Doro Wat

Doro Wat, which translates to chicken stew, is a traditional Ethiopian dish. It’s very simple to prepare, only require sautéing and poaching. But it must be made with the spice paste and the spice-infused butter to create the really unique flavors of Ethiopian cuisine. Unfortunately, I’ve never conquered the method for making injera – Ethiopian

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Berberé

Before one can make any traditional dishes of Ethiopia, it is necessary to make the wonderfully complex spice paste called berberé. It is paprika based, but also contains onion, garlic, and many wonderful spices that add to the complexity of this unique seasoning mixture. These include cayenne, ginger, coriander, cloves, fenugreek, cardamom, and more. The

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Sautéed Mushrooms

I happen to adore mushrooms. But I remember the days when they appalled me, mostly because they tasted like dirt. Unfortunately, my mother picked a lot of mushrooms in her foraging days, and I missed out on all of that! Fast forward a couple of decades and I’m now a proud mushroom lover. For the

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Pâté

Pâté is one of my favorite delicacies. Of course, it helps that I like liver – a lot. This pâté has a subtle liver flavor because it’s made with mild chicken livers. It’s silky smooth and spreadable. Pâté is not to be confused with foie gras, which are actual lobes of fattened liver, usually goose,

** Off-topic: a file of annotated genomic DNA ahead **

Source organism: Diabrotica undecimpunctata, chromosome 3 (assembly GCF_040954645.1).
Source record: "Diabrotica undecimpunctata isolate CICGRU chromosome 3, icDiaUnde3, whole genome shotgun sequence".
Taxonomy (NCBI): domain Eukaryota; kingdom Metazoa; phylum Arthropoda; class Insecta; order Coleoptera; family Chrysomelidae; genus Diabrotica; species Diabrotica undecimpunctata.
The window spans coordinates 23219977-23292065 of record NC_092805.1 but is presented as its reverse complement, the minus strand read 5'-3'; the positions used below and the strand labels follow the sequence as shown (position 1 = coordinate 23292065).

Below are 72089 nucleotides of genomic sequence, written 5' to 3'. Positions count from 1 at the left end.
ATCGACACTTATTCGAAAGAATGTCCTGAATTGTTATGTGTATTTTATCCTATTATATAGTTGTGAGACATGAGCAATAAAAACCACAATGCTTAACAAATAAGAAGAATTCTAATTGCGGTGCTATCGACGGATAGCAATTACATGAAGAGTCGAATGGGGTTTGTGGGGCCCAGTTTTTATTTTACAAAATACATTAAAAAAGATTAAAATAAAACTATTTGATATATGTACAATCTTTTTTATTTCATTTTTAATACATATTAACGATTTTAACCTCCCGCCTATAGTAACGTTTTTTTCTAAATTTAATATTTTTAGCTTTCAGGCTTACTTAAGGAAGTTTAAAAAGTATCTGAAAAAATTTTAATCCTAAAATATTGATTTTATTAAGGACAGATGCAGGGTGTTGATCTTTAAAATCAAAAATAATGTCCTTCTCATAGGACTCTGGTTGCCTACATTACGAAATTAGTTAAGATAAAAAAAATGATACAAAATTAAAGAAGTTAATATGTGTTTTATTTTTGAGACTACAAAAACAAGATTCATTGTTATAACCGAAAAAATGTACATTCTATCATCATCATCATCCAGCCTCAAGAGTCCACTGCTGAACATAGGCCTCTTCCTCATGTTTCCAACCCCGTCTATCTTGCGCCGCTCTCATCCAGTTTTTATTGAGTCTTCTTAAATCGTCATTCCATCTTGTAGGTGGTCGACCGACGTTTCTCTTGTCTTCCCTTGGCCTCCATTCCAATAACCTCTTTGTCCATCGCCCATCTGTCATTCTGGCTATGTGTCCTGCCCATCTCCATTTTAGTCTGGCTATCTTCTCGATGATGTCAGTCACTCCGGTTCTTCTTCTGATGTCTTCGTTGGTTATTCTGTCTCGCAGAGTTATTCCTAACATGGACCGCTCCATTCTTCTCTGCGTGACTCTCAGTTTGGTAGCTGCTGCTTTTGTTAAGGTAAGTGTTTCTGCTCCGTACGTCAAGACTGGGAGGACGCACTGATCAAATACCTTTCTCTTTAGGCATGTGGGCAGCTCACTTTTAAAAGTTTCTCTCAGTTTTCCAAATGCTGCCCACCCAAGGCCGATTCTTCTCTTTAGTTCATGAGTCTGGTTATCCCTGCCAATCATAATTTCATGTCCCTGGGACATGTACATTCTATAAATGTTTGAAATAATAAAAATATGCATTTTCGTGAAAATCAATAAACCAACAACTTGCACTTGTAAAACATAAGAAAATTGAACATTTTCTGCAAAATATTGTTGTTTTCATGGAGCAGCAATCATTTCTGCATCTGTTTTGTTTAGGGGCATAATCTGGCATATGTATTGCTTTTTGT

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Crispy Beet Risotto Cakes

My husband and I were dining with friends in Colorado recently, at a restaurant called Justice Snow’s in Aspen. It was quite bustling and busy, which means that for me, it was loud and everyone had to yell to be heard. I was very excited about the menu, however, and without hesitation I ordered trout.

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Risotto with Bacon and Peas

When I prepare meat, it’s usually for my husband.  I don’t dislike meat, I just prefer avocados, and fish.  I even eat tofu.  On a special occasion I will certainly enjoy a good filet with my guy, but it’s just too heavy for me. So this lovely spring risotto with peas and a little bacon

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Roast Chicken with Olives

There’s nothing more comforting to me than nibbling on a just-out-of-the-oven roasted chicken. Maybe it’s the aroma, but then, once it’s cut open, it’s the chicken’s juiciness that pleases me. When I was in France recently, visiting Stéphane from the blog My French Heaven, he made my girlfriend and I a roasted chicken dish that

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Je ne sais quoi

I’m sure you’ve heard the French expression “je ne sais quoi,” that something you just can’t put your finger on, that something not easily described. That is the country of France to me – my favorite European country. Experiencing French culture requires an open-mind and adventurous spirit. And if you need help to embrace everything

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Growing Up Foodie

Growing up, I lived an interesting foodie life, without realizing it. I didn’t love much of anything in the early years; it took years to cultivate my taste buds. But compared to other American youngsters, the gastronomic history of my life is fairly unique. One reason why my upbringing was different than others born in

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